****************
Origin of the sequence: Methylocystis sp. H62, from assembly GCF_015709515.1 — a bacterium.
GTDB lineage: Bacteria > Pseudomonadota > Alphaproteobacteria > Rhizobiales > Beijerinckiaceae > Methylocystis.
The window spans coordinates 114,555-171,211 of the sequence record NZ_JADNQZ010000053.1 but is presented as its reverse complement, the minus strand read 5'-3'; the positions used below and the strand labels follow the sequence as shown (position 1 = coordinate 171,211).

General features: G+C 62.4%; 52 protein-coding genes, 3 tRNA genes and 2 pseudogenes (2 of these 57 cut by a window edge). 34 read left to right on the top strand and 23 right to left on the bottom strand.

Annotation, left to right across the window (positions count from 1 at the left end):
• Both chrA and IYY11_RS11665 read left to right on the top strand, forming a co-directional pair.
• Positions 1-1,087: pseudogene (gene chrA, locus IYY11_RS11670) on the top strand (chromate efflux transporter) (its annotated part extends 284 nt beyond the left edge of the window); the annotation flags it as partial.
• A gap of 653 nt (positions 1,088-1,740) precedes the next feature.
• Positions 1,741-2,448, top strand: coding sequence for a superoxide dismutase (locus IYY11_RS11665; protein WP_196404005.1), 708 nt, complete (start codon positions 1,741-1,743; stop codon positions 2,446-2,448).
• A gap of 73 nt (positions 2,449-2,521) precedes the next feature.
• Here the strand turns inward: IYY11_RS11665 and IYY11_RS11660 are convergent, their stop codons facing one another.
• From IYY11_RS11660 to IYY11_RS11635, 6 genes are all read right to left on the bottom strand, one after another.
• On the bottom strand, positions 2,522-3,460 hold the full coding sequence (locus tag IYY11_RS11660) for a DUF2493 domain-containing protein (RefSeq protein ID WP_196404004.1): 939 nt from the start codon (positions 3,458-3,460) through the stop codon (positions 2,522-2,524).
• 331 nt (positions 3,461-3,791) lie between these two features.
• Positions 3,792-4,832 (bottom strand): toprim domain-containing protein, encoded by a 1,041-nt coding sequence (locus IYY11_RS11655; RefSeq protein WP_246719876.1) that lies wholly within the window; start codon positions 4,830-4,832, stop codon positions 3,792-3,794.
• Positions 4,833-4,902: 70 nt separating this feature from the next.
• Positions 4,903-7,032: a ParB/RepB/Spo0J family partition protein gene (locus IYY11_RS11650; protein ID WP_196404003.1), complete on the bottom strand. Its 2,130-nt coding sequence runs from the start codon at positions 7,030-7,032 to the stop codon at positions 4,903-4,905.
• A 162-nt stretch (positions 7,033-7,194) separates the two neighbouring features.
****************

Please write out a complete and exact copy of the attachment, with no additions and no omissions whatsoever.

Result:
Origin of the sequence: Methylocystis sp. H62, from assembly GCF_015709515.1 — a bacterium.
GTDB lineage: Bacteria > Pseudomonadota > Alphaproteobacteria > Rhizobiales > Beijerinckiaceae > Methylocystis.
The window spans coordinates 114,555-171,211 of the sequence record NZ_JADNQZ010000053.1 but is presented as its reverse complement, the minus strand read 5'-3'; the positions used below and the strand labels follow the sequence as shown (position 1 = coordinate 171,211).

General features: G+C 62.4%; 52 protein-coding genes, 3 tRNA genes and 2 pseudogenes (2 of these 57 cut by a window edge). 34 read left to right on the top strand and 23 right to left on the bottom strand.

Annotation, left to right across the window (positions count from 1 at the left end):
• Both chrA and IYY11_RS11665 read left to right on the top strand, forming a co-directional pair.
• Positions 1-1,087: pseudogene (gene chrA, locus IYY11_RS11670) on the top strand (chromate efflux transporter) (its annotated part extends 284 nt beyond the left edge of the window); the annotation flags it as partial.
• A gap of 653 nt (positions 1,088-1,740) precedes the next feature.
• Positions 1,741-2,448, top strand: coding sequence for a superoxide dismutase (locus IYY11_RS11665; protein WP_196404005.1), 708 nt, complete (start codon positions 1,741-1,743; stop codon positions 2,446-2,448).
• A gap of 73 nt (positions 2,449-2,521) precedes the next feature.
• Here the strand turns inward: IYY11_RS11665 and IYY11_RS11660 are convergent, their stop codons facing one another.
• From IYY11_RS11660 to IYY11_RS11635, 6 genes are all read right to left on the bottom strand, one after another.
• On the bottom strand, positions 2,522-3,460 hold the full coding sequence (locus tag IYY11_RS11660) for a DUF2493 domain-containing protein (RefSeq protein ID WP_196404004.1): 939 nt from the start codon (positions 3,458-3,460) through the stop codon (positions 2,522-2,524).
• 331 nt (positions 3,461-3,791) lie between these two features.
• Positions 3,792-4,832 (bottom strand): toprim domain-containing protein, encoded by a 1,041-nt coding sequence (locus IYY11_RS11655; RefSeq protein WP_246719876.1) that lies wholly within the window; start codon positions 4,830-4,832, stop codon positions 3,792-3,794.
• Positions 4,833-4,902: 70 nt separating this feature from the next.
• Positions 4,903-7,032: a ParB/RepB/Spo0J family partition protein gene (locus IYY11_RS11650; protein ID WP_196404003.1), complete on the bottom strand. Its 2,130-nt coding sequence runs from the start codon at positions 7,030-7,032 to the stop codon at positions 4,903-4,905.
• A 162-nt stretch (positions 7,033-7,194) separates the two neighbouring features.